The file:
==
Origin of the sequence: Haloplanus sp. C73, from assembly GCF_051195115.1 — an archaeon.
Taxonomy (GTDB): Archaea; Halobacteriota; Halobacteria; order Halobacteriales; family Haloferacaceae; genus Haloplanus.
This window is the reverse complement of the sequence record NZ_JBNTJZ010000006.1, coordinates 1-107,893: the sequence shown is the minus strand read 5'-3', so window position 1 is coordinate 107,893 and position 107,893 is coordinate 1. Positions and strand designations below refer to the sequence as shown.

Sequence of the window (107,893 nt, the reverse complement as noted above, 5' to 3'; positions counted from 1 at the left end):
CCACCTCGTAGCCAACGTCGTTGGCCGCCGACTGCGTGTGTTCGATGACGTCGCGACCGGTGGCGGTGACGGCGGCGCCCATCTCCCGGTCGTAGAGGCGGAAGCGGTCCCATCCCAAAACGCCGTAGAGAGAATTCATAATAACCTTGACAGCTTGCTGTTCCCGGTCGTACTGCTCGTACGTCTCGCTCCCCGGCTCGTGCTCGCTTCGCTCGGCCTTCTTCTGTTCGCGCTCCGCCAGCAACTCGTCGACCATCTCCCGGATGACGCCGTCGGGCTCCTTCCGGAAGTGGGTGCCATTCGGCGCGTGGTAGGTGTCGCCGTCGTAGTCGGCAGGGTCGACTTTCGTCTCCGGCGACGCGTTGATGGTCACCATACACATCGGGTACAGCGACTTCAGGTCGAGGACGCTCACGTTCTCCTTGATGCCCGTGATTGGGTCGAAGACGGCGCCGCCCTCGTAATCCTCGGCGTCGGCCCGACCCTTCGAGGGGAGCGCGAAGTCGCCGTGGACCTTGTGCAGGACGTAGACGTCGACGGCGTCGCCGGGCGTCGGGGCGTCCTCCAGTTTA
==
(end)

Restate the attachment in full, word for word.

Origin of the sequence: Haloplanus sp. C73, from assembly GCF_051195115.1 — an archaeon.
Taxonomy (GTDB): Archaea; Halobacteriota; Halobacteria; order Halobacteriales; family Haloferacaceae; genus Haloplanus.
This window is the reverse complement of the sequence record NZ_JBNTJZ010000006.1, coordinates 1-107,893: the sequence shown is the minus strand read 5'-3', so window position 1 is coordinate 107,893 and position 107,893 is coordinate 1. Positions and strand designations below refer to the sequence as shown.

Sequence of the window (107,893 nt, the reverse complement as noted above, 5' to 3'; positions counted from 1 at the left end):
CCACCTCGTAGCCAACGTCGTTGGCCGCCGACTGCGTGTGTTCGATGACGTCGCGACCGGTGGCGGTGACGGCGGCGCCCATCTCCCGGTCGTAGAGGCGGAAGCGGTCCCATCCCAAAACGCCGTAGAGAGAATTCATAATAACCTTGACAGCTTGCTGTTCCCGGTCGTACTGCTCGTACGTCTCGCTCCCCGGCTCGTGCTCGCTTCGCTCGGCCTTCTTCTGTTCGCGCTCCGCCAGCAACTCGTCGACCATCTCCCGGATGACGCCGTCGGGCTCCTTCCGGAAGTGGGTGCCATTCGGCGCGTGGTAGGTGTCGCCGTCGTAGTCGGCAGGGTCGACTTTCGTCTCCGGCGACGCGTTGATGGTCACCATACACATCGGGTACAGCGACTTCAGGTCGAGGACGCTCACGTTCTCCTTGATGCCCGTGATTGGGTCGAAGACGGCGCCGCCCTCGTAATCCTCGGCGTCGGCCCGACCCTTCGAGGGGAGCGCGAAGTCGCCGTGGACCTTGTGCAGGACGTAGACGTCGACGGCGTCGCCGGGCGTCGGGGCGTCCTCCAGTTTA